US Congress approves Act requiring companies to reveal ownership

Monday, 14 December 2020
Both houses of the US Congress have now approved the National Defense Authorization Act for Fiscal Year 2021 (NDAA), which includes bipartisan measures to compel existing and future corporations and limited liability companies (LLCs) operating in the US to file annual reports of their beneficial ownership.
US Capitol

The measures were incorporated into the NDAA from two earlier acts, the Corporate Transparency Act of 2019 and the Improving Laundering Laws and Increasing Comprehensive Information Tracking of Criminal Activity in Shell Holdings (ILLICIT CASH) Act. They will mandate the Department of the Treasury to create a registry of beneficial owners of companies, whether pre-existing or created in the future.

The NDAA applies to non-US companies registered to do business in the US, as well as to US-registered corporations. Reports will have to be filed at the time of company formation and within a year of any changes. The information will be administered by the Treasury's Financial Crimes Enforcement Network (FinCEN), and will be made available to law enforcement authorities, non-US enforcement agencies and financial institutions (FIs) attempting to meet their customer due-diligence requirements, although not to the general public.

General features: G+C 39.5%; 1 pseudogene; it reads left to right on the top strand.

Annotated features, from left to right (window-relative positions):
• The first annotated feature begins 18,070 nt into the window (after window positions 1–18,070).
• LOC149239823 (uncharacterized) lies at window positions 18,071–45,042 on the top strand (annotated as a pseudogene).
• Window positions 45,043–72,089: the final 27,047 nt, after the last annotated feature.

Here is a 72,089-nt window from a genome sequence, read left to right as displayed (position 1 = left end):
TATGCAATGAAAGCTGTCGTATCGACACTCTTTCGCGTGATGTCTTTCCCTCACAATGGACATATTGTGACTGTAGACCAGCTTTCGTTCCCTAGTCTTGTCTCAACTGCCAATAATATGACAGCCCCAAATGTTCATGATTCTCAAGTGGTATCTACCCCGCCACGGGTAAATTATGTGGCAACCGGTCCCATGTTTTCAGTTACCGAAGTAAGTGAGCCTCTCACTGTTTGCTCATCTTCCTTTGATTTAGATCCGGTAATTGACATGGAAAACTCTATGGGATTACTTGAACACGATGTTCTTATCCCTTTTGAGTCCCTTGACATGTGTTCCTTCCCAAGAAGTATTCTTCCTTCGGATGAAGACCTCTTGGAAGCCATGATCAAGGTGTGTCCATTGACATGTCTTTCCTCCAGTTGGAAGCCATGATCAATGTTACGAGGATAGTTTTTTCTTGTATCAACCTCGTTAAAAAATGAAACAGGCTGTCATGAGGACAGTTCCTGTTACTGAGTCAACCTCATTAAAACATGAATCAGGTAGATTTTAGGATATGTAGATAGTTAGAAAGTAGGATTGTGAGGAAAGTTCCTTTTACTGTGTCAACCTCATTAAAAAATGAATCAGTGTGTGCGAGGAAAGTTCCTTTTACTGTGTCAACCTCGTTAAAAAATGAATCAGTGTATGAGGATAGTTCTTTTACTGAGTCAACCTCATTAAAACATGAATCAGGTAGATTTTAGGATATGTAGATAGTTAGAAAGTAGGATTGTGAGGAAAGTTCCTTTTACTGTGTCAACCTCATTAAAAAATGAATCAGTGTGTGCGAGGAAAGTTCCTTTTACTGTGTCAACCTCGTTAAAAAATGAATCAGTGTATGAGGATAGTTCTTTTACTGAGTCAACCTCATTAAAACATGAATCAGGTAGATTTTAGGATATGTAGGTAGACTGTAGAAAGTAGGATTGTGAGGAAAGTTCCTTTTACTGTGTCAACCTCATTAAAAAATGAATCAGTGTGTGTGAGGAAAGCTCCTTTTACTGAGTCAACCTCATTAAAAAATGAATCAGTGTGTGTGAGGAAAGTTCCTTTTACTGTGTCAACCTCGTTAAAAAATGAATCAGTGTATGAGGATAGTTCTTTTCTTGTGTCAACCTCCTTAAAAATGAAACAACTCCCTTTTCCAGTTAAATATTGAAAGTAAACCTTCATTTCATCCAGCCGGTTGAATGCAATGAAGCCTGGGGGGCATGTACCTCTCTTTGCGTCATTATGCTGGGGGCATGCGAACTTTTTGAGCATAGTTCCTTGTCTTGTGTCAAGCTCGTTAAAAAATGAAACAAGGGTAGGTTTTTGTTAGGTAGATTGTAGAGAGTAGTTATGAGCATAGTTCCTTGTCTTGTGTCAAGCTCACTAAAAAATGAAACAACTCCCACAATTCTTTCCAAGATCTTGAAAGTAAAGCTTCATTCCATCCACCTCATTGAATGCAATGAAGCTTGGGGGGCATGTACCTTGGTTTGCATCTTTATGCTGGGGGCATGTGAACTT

It is one of the most significant pieces of anti-money laundering regulation ever enacted in the US, said law firm Macfarlanes, which said it 'signalled a potentially momentous shift in the relationship between law enforcement, companies and financial regulators'. Almost two million corporations and LLCs are registered every year in the US, but few states require companies to disclose their true owners.

Some uncertainties remain, including the definition of what constitutes the 'substantial control' over an entity necessitated for an individual to qualify as a beneficial owner. FinCEN will issue guidance to clarify this.

Other provisions in the legislation require streamlined, real-time reporting of suspicious activity reports through the establishment of channels of communication between FIs, law enforcement and regulators.

President Trump has threatened to veto the Act on grounds unconnected with the transparency clauses, but will find it difficult to do so because of the senate's overwhelming vote of 84 to 13 in its favour. If he does attempt to veto it, Congress could then take a further vote to force it through.


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